Continuing to “buy” talent from overseas is practical only while the nation is able, and willing, to offer something that these people cannot get at home. At the moment this “something”, in most cases, comes down to money.
True sustainability will come when we no longer buying scarce resources and, instead, grow our own.
There is no shortage of “local” people looking for opportunity, advancement and long-term security. These people often have a stake-holding in the country for other reasons, some are Qataris, some have family here, have been to University here, or simply come from somewhere close by.
These local people include graduates from local universities, children of expatriates looking to start their careers, graduates from other countries, particularly the Asian subcontinent and Africa. Many of them have the raw talent and the drive to achieve. They have the potential to enrich Qatar’s talent pool to support local knowledge sector industries and share their skills with the world. In terms of sustainability, what is the comparative long-term value of people who have a local stake-holding and want to build a life and long-term future here?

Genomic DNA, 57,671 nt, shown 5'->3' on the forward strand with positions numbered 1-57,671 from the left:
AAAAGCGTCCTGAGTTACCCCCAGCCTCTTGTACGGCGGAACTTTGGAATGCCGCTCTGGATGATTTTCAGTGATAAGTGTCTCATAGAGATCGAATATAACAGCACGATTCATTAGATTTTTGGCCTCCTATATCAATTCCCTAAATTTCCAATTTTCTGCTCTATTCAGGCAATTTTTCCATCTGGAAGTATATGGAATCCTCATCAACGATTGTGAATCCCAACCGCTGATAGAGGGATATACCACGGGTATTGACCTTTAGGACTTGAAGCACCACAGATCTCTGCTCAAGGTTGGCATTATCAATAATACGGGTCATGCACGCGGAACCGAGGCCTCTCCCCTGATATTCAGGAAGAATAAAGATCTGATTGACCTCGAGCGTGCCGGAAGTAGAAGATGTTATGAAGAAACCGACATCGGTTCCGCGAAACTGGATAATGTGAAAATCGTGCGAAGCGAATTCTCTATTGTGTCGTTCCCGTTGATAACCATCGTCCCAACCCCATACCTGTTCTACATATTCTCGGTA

The organization I work for, malomatia, has a real, long-term commitment to Qatar and sustainability. My vision, and one we are pursuing at malomatia, is to overcome the dependence on short-term recruitment, to build a pool of talented individuals who share our vision and want to work with us to develop local people who can compete with the best from anywhere in the world.
We also anticipate that local organizations and Qatari companies recognize and support us in a spirit of partnership for Qatar.
It may be a stretch, but if we work together for Qatar; in three to five years we can not only have enough local resource to sustain the various IT and informatics initiatives but we, in Qatar, may be exporting talent to the world.
Qatar could be the source for the best trained and experienced informatics resources anywhere.
Through ventures such as this, ventures that focus on developing and enhancing the human capital in Qatar, the country will continue to thrive and to grow and may very well achieve the vision painted for 2030.